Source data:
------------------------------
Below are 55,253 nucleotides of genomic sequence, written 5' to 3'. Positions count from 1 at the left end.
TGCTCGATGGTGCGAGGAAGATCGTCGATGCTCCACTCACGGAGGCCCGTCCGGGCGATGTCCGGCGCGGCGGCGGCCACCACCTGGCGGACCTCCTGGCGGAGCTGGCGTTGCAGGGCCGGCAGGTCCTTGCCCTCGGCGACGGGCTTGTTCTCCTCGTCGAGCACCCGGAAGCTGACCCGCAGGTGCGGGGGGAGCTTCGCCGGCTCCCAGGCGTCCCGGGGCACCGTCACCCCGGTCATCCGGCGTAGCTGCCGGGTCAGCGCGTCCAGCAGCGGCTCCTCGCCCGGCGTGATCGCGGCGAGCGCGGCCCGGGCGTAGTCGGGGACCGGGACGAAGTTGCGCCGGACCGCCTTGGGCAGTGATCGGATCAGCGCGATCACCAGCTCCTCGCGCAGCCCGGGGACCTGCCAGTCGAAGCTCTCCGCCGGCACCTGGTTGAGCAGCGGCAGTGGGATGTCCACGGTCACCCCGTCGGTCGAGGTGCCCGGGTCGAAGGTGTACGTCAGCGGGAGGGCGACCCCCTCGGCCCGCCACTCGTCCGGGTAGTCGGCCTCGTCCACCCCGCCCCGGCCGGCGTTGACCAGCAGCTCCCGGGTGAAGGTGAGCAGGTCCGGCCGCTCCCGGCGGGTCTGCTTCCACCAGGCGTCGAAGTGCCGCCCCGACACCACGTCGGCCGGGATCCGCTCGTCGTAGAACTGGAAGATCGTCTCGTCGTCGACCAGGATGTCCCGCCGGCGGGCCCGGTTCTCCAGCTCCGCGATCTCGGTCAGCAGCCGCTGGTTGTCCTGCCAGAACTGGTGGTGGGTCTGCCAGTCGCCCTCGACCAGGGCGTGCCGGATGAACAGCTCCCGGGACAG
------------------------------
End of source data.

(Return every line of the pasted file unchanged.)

Below are 55,253 nucleotides of genomic sequence, written 5' to 3'. Positions count from 1 at the left end.
TGCTCGATGGTGCGAGGAAGATCGTCGATGCTCCACTCACGGAGGCCCGTCCGGGCGATGTCCGGCGCGGCGGCGGCCACCACCTGGCGGACCTCCTGGCGGAGCTGGCGTTGCAGGGCCGGCAGGTCCTTGCCCTCGGCGACGGGCTTGTTCTCCTCGTCGAGCACCCGGAAGCTGACCCGCAGGTGCGGGGGGAGCTTCGCCGGCTCCCAGGCGTCCCGGGGCACCGTCACCCCGGTCATCCGGCGTAGCTGCCGGGTCAGCGCGTCCAGCAGCGGCTCCTCGCCCGGCGTGATCGCGGCGAGCGCGGCCCGGGCGTAGTCGGGGACCGGGACGAAGTTGCGCCGGACCGCCTTGGGCAGTGATCGGATCAGCGCGATCACCAGCTCCTCGCGCAGCCCGGGGACCTGCCAGTCGAAGCTCTCCGCCGGCACCTGGTTGAGCAGCGGCAGTGGGATGTCCACGGTCACCCCGTCGGTCGAGGTGCCCGGGTCGAAGGTGTACGTCAGCGGGAGGGCGACCCCCTCGGCCCGCCACTCGTCCGGGTAGTCGGCCTCGTCCACCCCGCCCCGGCCGGCGTTGACCAGCAGCTCCCGGGTGAAGGTGAGCAGGTCCGGCCGCTCCCGGCGGGTCTGCTTCCACCAGGCGTCGAAGTGCCGCCCCGACACCACGTCGGCCGGGATCCGCTCGTCGTAGAACTGGAAGATCGTCTCGTCGTCGACCAGGATGTCCCGCCGGCGGGCCCGGTTCTCCAGCTCCGCGATCTCGGTCAGCAGCCGCTGGTTGTCCTGCCAGAACTGGTGGTGGGTCTGCCAGTCGCCCTCGACCAGGGCGTGCCGGATGAACAGCTCCCGGGACAG